She considers A Distant Call a concept album only because the order of events the protagonist endures doesn’t match the exact timeline of her real-life experiences. Still, the entire record is her story. Being denied food stamps because of a paperwork error, being exploited by her former bosses, the conflicted relationship with her late abusive father and the condescending comments people make about her weight are all topics Halladay sings about in candid terms.

“When I was a girl / I did my best to hide / we’d all had to run for cover / from my father and his drunken pride,” she snarls during “Cold Sword,” an emotional and musical standout.

These aren’t common lyrical themes for a band that sounds like Sheer Mag. The quartet plays a meaty, fist-pumping cross between ‘70s proto-metal, power-pop and ACDC-indebted hard rock. During a cursory listen, Sheer Mag’s big riffs, flaming guitar solos and Halladay’s mighty wail may bring to mind anthems of partying and macho mindlessness — not the astute tales of class struggle that boil right beneath their rockin’ surface.

Sheer Mag aren’t at all interested in writing about those things. They’re righteously pissed and rightly so.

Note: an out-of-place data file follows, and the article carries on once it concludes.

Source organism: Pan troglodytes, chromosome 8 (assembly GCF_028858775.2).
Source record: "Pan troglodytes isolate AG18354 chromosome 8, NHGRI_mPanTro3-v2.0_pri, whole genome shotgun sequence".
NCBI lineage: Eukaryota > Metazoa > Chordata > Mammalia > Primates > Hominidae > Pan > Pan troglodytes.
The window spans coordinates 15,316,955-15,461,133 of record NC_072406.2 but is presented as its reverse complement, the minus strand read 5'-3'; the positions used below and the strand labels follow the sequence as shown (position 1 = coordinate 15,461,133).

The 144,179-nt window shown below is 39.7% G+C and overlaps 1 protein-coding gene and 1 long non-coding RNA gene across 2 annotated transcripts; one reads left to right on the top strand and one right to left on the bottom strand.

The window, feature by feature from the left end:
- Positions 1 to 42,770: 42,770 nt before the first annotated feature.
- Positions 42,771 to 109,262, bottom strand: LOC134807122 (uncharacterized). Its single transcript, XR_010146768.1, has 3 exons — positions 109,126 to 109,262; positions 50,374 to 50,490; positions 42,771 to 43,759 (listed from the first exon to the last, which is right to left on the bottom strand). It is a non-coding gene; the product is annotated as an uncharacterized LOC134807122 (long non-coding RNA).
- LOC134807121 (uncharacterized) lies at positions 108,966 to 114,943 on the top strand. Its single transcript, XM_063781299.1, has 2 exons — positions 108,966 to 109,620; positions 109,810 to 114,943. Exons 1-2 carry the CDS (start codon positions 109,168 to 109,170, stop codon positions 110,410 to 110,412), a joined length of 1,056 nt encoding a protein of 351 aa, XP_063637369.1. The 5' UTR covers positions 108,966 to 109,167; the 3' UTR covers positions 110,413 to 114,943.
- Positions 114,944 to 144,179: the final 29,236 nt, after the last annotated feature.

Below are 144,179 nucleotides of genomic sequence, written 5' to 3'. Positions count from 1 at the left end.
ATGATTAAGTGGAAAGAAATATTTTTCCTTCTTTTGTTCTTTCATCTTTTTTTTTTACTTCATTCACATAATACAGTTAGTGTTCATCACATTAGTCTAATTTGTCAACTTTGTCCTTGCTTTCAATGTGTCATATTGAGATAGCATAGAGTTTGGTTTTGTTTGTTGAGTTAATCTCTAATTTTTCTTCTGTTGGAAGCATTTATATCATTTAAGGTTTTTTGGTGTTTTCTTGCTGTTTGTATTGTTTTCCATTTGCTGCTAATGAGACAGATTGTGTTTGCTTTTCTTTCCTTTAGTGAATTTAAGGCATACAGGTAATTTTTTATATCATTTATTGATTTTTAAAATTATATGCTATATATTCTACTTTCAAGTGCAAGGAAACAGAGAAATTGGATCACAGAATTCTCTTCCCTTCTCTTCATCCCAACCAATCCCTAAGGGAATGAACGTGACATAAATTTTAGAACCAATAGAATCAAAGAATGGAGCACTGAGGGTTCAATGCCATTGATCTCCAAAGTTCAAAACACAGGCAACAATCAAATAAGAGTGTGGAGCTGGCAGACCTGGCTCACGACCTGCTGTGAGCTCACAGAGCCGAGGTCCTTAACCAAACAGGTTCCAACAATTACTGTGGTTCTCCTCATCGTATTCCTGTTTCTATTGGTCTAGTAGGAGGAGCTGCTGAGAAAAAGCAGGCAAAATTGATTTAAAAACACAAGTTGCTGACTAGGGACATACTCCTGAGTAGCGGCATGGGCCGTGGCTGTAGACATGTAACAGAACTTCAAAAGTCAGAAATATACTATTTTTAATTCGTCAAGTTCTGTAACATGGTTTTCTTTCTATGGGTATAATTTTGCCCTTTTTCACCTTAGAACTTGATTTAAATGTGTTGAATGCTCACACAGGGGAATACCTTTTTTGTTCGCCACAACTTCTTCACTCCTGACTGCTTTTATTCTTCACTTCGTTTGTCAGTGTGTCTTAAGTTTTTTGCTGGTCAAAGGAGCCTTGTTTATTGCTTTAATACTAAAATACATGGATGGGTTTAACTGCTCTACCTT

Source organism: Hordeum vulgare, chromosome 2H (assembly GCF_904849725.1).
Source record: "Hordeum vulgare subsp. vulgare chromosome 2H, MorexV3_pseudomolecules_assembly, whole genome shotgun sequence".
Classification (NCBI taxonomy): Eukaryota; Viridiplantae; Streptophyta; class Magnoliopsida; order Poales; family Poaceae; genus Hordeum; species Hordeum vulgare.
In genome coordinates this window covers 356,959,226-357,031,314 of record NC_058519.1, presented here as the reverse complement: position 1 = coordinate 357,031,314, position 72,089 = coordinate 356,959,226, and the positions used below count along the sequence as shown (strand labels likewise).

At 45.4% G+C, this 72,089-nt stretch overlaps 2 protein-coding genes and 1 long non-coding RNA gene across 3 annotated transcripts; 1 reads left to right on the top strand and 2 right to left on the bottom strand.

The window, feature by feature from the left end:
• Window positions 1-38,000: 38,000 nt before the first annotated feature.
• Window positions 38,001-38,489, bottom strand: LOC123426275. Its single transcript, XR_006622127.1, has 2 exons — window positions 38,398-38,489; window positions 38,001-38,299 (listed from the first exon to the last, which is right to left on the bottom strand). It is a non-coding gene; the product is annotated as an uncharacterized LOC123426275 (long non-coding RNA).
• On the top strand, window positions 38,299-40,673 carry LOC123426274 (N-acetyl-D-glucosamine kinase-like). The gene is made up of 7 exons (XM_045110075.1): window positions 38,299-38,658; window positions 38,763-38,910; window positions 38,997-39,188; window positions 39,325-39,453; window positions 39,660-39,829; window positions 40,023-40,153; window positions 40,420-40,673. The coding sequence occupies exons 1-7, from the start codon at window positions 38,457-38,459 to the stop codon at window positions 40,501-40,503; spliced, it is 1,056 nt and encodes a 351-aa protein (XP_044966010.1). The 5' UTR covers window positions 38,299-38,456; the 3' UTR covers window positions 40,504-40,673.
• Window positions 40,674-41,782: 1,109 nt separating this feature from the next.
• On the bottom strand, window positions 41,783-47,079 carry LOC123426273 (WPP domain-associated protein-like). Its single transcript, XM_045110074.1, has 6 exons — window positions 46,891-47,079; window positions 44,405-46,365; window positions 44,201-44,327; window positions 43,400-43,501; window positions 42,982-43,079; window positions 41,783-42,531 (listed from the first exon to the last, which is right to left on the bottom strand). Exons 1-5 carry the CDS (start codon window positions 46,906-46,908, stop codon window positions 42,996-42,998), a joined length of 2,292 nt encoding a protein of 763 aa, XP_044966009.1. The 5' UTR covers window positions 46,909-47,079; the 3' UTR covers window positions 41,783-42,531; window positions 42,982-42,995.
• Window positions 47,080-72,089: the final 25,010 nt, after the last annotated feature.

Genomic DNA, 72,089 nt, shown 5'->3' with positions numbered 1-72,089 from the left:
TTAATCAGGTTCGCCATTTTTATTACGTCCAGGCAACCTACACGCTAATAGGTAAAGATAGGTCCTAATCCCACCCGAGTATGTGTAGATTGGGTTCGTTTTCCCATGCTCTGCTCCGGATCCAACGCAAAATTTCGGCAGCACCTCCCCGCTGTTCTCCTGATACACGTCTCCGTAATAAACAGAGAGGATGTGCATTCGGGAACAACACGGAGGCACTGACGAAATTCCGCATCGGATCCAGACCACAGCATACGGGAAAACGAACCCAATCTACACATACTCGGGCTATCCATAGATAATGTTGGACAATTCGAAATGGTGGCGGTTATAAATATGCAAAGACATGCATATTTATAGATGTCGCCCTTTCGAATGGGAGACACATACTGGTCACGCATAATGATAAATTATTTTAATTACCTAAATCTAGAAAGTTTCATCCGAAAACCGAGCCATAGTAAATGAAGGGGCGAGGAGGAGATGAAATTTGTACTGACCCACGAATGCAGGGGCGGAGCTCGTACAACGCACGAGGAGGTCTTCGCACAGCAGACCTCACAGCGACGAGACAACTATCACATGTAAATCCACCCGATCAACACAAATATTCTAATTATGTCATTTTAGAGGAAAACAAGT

“People not having a place to live or food or health insurance is violence,” Halladay says. “It’s just not a form of violence that you’re comfortable calling out because everyone’s supposed to be able to take care of themselves for some reason, even though this entire country is rigged and really hard to exist in.”

A Distant Call ultimately concludes with a ray of hope that a decent future is in sight. “I mean, you have to have hope or what is the point of anything?” Halladay says. “I think people are finally realizing you don’t have to respect these people’s opinions who are basically fascists.”

Read on for Halladay’s breakdown of the album’s story arc, some of the experiences that informed the lyrics and how Sheer Mag are bringing rock & roll back to the people who started it: the working class.

Can you explain the concept of the album?

The storyline doesn’t really start until the second song and it’s just about a person who’s going through all this bullshit. Losing their job; things are going badly in the world around them and that’s affecting them.

They’re dealing with a relationship that isn’t going great and eventually ends. And then their father passes away and they’re dealing with all the emotions that come along with that because it was a very tumultuous relationship.

And the bottom just dropped out. And they have to decide whether to turn everything around or be defeated, and obviously they’re not going to be. So they have to turn outward and deal with what’s going on.